Complexity in Human Perception of Brightness: A Historical Review on the Evolution of the Philosophy of Visual Perception
Kuntal Ghosh and Kamales Bhaumik
DOI : 10.3844/ojbsci.2010.17.35
OnLine Journal of Biological Sciences
Volume 10, Issue 1
Problem statement: The “eye-brain” complex, which contributes maximally to visual perception, is no doubt a very interesting object for complexity study. In this review we shall try to present some of its aspects in perceiving brightness. It is a well-known fact that the perceived brightness of any surface depends on the brightness of the surfaces that surround it, a phenomenon termed as brightness induction. Several studies reveal that brightness contrast and brightness assimilation are two opposite phenomena in brightness induction. The former can be explained through the microscopic neural circuits that emanate from the retinal ganglion cells and converge on to primary visual cortex i.e. through a bottom-up approach, something which however fails till date to account for the later. In search of a unified theory of brightness induction, a top-down approach has often been suggested. However, the mechanism of brightness induction evident in several optical illusions, is not yet understood even after 200 years of intense research that saw George Berkeley, Maxwell, Helmholtz and the modern Gestalt school, that include both the intrinsic image theorists as well as the anchoring model theorists, following the “top-down” approach on one hand and Weber, Fechner, Mach, succeeded by the modern contrast theorists following the “bottom-up” approach on the other. Approach: In this review, we presented a historical perspective of the evolution of human concepts about the perception of brightness. We tried to capture the two essential philosophical trends among the scientists in understanding the phenomenon of brightness induction. The problems with idealist approach as well as the limitations of the mechanical materialist approach, have been pointed out in the light of the facts that, nature in general and complex systems in particular, are intrinsically dialectic in nature. Results: A proposal had been put forward that the path of dialectical materialism is the possible way out for the present philosophical crisis. Conclusion: Lateral inhibition based contrast theories need to be substantiated not only by the basic law of dialectics on which it rests upon viz., the unity of opposites, but also through the incorporation of the other dialectical laws like connectivity, quantity-quality transition and negation of the negation, so as to challenge all sorts of mysticisms in vision science and in brightness perception domain. Some recent researches both in experimental psychophysics as well as in mathematical modeling, that have been discussed or referred to in this review, are showing signs of such a development. In order to ensure that such synthesis should be dialectic and not eclectic, it would require identifying the proper mathematics towards quantitatively representing complex phenomena, a mathematics that can quantify the interaction between the part and the whole, through dialectical rules.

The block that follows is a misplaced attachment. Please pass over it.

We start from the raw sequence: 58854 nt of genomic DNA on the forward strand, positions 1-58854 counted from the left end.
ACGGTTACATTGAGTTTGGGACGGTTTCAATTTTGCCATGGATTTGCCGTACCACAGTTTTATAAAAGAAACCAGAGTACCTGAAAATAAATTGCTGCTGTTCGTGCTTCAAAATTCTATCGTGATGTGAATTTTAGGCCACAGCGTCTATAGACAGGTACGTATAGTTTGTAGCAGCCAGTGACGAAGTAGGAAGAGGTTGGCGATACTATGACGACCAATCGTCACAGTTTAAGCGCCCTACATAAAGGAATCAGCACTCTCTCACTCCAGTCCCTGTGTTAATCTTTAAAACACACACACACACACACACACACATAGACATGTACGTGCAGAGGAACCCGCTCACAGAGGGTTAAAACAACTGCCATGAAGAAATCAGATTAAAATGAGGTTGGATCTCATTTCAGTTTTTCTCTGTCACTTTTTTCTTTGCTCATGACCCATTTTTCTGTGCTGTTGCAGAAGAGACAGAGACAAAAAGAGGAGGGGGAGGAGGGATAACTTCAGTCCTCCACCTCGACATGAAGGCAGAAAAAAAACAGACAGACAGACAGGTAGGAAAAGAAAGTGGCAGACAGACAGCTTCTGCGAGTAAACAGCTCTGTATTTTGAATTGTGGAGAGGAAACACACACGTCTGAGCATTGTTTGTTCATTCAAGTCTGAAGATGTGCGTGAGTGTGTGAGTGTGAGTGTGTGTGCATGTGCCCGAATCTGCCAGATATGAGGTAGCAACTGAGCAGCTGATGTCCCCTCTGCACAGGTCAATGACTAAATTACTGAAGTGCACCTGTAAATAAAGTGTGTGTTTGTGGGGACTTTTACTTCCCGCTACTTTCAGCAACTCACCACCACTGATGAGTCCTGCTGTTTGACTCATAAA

© 2010 Kuntal Ghosh and Kamales Bhaumik. This is an open access article distributed under the terms of the Creative Commons Attribution License, which permits unrestricted use, distribution, and reproduction in any medium, provided the original author and source are credited.